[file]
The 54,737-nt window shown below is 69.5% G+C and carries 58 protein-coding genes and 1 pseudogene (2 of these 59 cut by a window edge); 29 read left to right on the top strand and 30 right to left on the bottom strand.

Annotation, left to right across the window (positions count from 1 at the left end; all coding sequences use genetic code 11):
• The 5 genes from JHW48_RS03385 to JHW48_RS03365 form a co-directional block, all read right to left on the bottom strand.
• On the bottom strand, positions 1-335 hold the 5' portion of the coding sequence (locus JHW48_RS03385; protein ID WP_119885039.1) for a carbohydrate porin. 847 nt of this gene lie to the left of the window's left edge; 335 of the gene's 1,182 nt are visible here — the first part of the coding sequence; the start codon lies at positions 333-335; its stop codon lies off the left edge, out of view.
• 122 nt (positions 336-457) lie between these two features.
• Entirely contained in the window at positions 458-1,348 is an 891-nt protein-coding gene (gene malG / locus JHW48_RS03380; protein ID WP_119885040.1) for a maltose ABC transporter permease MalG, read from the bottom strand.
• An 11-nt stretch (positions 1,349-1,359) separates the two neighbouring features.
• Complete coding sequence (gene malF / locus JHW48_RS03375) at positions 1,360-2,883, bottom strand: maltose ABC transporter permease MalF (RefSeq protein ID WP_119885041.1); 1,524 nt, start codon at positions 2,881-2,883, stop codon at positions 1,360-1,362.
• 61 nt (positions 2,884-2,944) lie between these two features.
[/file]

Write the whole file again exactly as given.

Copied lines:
The 54,737-nt window shown below is 69.5% G+C and carries 58 protein-coding genes and 1 pseudogene (2 of these 59 cut by a window edge); 29 read left to right on the top strand and 30 right to left on the bottom strand.

Annotation, left to right across the window (positions count from 1 at the left end; all coding sequences use genetic code 11):
• The 5 genes from JHW48_RS03385 to JHW48_RS03365 form a co-directional block, all read right to left on the bottom strand.
• On the bottom strand, positions 1-335 hold the 5' portion of the coding sequence (locus JHW48_RS03385; protein ID WP_119885039.1) for a carbohydrate porin. 847 nt of this gene lie to the left of the window's left edge; 335 of the gene's 1,182 nt are visible here — the first part of the coding sequence; the start codon lies at positions 333-335; its stop codon lies off the left edge, out of view.
• 122 nt (positions 336-457) lie between these two features.
• Entirely contained in the window at positions 458-1,348 is an 891-nt protein-coding gene (gene malG / locus JHW48_RS03380; protein ID WP_119885040.1) for a maltose ABC transporter permease MalG, read from the bottom strand.
• An 11-nt stretch (positions 1,349-1,359) separates the two neighbouring features.
• Complete coding sequence (gene malF / locus JHW48_RS03375) at positions 1,360-2,883, bottom strand: maltose ABC transporter permease MalF (RefSeq protein ID WP_119885041.1); 1,524 nt, start codon at positions 2,881-2,883, stop codon at positions 1,360-1,362.
• 61 nt (positions 2,884-2,944) lie between these two features.